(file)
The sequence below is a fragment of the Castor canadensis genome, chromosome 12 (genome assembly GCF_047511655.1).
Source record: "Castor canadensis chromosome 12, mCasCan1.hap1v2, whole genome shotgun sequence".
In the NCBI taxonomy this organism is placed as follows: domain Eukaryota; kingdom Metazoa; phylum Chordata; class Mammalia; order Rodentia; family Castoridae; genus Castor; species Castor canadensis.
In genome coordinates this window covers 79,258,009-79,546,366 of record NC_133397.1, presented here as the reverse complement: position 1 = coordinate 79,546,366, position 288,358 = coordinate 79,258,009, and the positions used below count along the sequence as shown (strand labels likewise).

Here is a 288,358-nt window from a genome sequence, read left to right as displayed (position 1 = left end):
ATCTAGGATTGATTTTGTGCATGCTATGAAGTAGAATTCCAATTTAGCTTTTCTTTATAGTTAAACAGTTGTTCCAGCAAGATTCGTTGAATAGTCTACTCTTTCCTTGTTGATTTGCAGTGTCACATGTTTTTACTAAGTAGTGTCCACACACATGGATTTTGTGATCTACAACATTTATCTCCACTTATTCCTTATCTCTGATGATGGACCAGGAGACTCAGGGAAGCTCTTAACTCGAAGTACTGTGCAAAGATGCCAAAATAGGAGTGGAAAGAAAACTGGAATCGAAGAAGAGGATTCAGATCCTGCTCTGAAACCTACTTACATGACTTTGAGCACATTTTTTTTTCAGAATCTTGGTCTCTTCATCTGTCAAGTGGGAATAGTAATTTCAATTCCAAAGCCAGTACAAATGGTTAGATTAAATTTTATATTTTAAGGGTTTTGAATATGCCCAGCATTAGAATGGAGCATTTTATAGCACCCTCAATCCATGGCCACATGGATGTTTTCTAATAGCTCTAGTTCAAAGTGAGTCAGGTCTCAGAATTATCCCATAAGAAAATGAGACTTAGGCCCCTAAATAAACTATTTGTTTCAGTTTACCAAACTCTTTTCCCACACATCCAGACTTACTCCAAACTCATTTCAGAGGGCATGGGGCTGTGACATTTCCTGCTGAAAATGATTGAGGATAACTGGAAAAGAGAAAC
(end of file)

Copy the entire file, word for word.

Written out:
The sequence below is a fragment of the Castor canadensis genome, chromosome 12 (genome assembly GCF_047511655.1).
Source record: "Castor canadensis chromosome 12, mCasCan1.hap1v2, whole genome shotgun sequence".
In the NCBI taxonomy this organism is placed as follows: domain Eukaryota; kingdom Metazoa; phylum Chordata; class Mammalia; order Rodentia; family Castoridae; genus Castor; species Castor canadensis.
In genome coordinates this window covers 79,258,009-79,546,366 of record NC_133397.1, presented here as the reverse complement: position 1 = coordinate 79,546,366, position 288,358 = coordinate 79,258,009, and the positions used below count along the sequence as shown (strand labels likewise).

Here is a 288,358-nt window from a genome sequence, read left to right as displayed (position 1 = left end):
ATCTAGGATTGATTTTGTGCATGCTATGAAGTAGAATTCCAATTTAGCTTTTCTTTATAGTTAAACAGTTGTTCCAGCAAGATTCGTTGAATAGTCTACTCTTTCCTTGTTGATTTGCAGTGTCACATGTTTTTACTAAGTAGTGTCCACACACATGGATTTTGTGATCTACAACATTTATCTCCACTTATTCCTTATCTCTGATGATGGACCAGGAGACTCAGGGAAGCTCTTAACTCGAAGTACTGTGCAAAGATGCCAAAATAGGAGTGGAAAGAAAACTGGAATCGAAGAAGAGGATTCAGATCCTGCTCTGAAACCTACTTACATGACTTTGAGCACATTTTTTTTTCAGAATCTTGGTCTCTTCATCTGTCAAGTGGGAATAGTAATTTCAATTCCAAAGCCAGTACAAATGGTTAGATTAAATTTTATATTTTAAGGGTTTTGAATATGCCCAGCATTAGAATGGAGCATTTTATAGCACCCTCAATCCATGGCCACATGGATGTTTTCTAATAGCTCTAGTTCAAAGTGAGTCAGGTCTCAGAATTATCCCATAAGAAAATGAGACTTAGGCCCCTAAATAAACTATTTGTTTCAGTTTACCAAACTCTTTTCCCACACATCCAGACTTACTCCAAACTCATTTCAGAGGGCATGGGGCTGTGACATTTCCTGCTGAAAATGATTGAGGATAACTGGAAAAGAGAAAC